Guitar mode (and loop mode which is similar but includes auto-playback of strumming patterns) does much to translate the keyboard notes selected into valid and realistic guitar fret patterns. The results of those calculations can be seen in the display (as seen in the image to the right). The keyboardist just plays enough notes for Strum to detect what chord is being sought. Strum turns those notes into bona fide notes you’d hear from a guitarist.
The strumming capability and keyboard-to-fretboard mapping constitute the heart of Strum, and mastery of this instrument’s strumming keyboard technique is what it’s all about to become a Strum virtuoso. The serious student should plan to spend a number of hours learning the keyboard techniques and then spend even more hours making them become second nature. Be realistic; this is going to require some work. However, when you consider that actually learning to play the guitar well would require thousands of hours (and perhaps a fair amount of money for lessons), the fact that an accomplished keyboard player can get to a reasonable level of guitar virtuosity in a few hours is little less than remarkable.
Modes – Keyboard
New to GS-2 is Keyboard Mode. For the most part, MIDI notes 40 through 93 result in a guitar string pluck sound when the key is depressed.
In this mode, we don’t precisely get a guitar string pluck beginning to end. If we did, then the timing of the associated note off event would not affect the sound. A real-world guitar obviously has no note-off event other than a) hand muting the string, something not supported in Keyboard Mode but available in the other two modes, or b) another pluck happening on the same string. Nevertheless, this approach of forcing a rapid release decay works well in my estimation. The results are musically pleasant, even if they do not completely reflect reality.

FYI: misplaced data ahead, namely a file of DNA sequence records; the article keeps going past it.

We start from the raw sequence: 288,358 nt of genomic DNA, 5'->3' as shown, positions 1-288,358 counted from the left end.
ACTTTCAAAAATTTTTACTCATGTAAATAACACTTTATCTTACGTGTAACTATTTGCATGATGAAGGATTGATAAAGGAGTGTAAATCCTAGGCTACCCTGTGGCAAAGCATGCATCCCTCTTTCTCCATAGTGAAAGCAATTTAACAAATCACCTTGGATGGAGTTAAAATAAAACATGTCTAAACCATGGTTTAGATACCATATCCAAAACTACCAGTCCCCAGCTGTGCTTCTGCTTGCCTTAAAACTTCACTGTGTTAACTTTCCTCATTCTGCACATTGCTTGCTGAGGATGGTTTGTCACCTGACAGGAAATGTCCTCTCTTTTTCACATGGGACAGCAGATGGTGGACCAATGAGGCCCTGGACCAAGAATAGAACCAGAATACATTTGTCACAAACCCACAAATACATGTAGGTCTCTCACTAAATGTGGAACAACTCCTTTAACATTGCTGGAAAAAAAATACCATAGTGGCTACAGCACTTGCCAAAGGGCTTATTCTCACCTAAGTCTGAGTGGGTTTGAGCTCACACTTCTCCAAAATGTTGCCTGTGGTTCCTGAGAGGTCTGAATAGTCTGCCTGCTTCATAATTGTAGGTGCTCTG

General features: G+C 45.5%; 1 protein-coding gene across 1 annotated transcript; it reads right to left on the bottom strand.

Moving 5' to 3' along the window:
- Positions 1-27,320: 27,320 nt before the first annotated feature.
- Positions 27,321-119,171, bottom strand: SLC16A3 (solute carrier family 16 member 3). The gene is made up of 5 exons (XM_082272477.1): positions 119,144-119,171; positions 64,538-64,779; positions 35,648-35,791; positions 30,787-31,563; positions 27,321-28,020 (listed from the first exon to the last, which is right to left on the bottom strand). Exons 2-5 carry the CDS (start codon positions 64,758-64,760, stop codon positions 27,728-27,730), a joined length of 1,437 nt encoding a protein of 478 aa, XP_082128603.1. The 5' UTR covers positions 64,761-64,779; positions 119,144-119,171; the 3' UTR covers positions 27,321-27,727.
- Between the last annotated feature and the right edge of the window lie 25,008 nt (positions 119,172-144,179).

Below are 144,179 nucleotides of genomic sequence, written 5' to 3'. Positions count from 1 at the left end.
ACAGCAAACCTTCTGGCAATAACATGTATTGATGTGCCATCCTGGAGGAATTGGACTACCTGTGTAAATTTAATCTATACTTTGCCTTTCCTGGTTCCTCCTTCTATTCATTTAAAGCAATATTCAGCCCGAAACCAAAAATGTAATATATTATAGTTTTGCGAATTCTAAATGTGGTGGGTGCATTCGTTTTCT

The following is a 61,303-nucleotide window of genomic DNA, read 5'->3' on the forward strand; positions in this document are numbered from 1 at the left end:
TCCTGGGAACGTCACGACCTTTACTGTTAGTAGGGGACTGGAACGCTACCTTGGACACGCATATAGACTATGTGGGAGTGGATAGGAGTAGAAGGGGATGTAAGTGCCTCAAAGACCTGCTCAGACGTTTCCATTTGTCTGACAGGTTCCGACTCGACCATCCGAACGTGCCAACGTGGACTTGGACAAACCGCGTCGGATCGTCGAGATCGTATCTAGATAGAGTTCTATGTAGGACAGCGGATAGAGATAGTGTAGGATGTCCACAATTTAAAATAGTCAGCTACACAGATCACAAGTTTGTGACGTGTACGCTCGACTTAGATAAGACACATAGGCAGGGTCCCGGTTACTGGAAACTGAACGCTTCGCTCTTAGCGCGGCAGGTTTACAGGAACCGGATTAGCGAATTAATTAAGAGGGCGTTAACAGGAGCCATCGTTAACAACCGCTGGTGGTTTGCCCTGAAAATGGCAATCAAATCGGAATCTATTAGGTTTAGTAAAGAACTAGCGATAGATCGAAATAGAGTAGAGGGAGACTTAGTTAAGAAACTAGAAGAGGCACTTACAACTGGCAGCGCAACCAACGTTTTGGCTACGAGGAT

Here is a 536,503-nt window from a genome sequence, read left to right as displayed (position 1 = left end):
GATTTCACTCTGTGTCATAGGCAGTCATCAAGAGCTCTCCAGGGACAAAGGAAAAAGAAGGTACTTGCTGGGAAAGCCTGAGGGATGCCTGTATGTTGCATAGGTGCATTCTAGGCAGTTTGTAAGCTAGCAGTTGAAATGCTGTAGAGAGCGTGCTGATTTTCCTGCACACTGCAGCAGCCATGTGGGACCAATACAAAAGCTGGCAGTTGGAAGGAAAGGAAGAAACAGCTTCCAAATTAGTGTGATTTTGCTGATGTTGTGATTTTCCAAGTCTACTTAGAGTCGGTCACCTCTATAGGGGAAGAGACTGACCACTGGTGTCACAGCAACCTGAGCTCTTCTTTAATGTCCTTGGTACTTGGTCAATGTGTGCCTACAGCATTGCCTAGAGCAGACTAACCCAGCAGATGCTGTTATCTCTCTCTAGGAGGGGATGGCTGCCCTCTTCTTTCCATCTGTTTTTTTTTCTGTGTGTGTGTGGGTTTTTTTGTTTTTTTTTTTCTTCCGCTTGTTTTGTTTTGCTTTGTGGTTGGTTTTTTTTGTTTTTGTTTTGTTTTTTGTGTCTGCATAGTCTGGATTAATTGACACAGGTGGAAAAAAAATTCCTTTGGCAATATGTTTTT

Hammer-on and pull-off is supported in Keyboard Mode. Hammer-on happens on a guitar when a new note one or two frets above the current one is achieved with the left hand while the right hand does not pluck the string. Pull-off is similar but the current fret position is abandoned and the new fret position, which is one or two frets down, becomes the current one. In both cases, we get a new pitch but little or no plucking sound. To get hammer-on or pull-off in Strum, one simply plays notes that are one or two semitones apart in legato fashion. The hammer-on or pull-off happens automatically in Keyboard Mode.
As much as I’m pleased to have Keyboard Mode available, I do have a couple of gripes. The first is that I wish there were a way to turn off hammer-on/pull-off. It’s great that this feature is supported because it would be next to impossible to get this kind of sound otherwise. But if you don’t want it, you’re only recourse is to play non-legato, which may not fit the phrasing you’re after. It would be ideal to have the choice of using or not using the hammer-on/pull-off playing style, or perhaps requiring a MIDI CC when either engaging or defeating it.
The other complaint is that Strum will play no notes lower than MIDI note 40 (E in the second octave below middle C) unless via pitch bend. Why not give the user a few more notes if needed? I already actually found one situation where I did in fact need them and had to resort to pitch bend to get them. Pitch bend allows production of tones up to an octave lower than the E. At an octave down, things sound pretty dodgy, but a major third down from the low E sounds fine and a fifth down still sounds acceptable. After all, the sound is produced synthetically. What harm in giving the player additional options? I’d very much like at least another fifth or so down into the bass realm.
Modes – Loop
Finally, we have the substantially improved Loop Mode. The original Strum instruments had a playback capability, but the new loop mode is much more powerful for real-time playing.
An octave of keys provides a key-switch area in which the white keys allow the selection of one of seven loops. All presets have an associated set of patterns, always seven in number. The loop pattern is a strumming pattern equivalent to what one might play in real time when operating in Guitar Mode. The patterns (I’ll just call them loops hereafter) play back synchronized to host tempo. The names of the loops (as supplied by AAS) have a tempo designation in the names, but this is simply to help find the right style for the job at hand.
One selects the current pattern using one of the assigned keys (see image right). Two additional keys allow one to mute the current sound or stop the loop playing.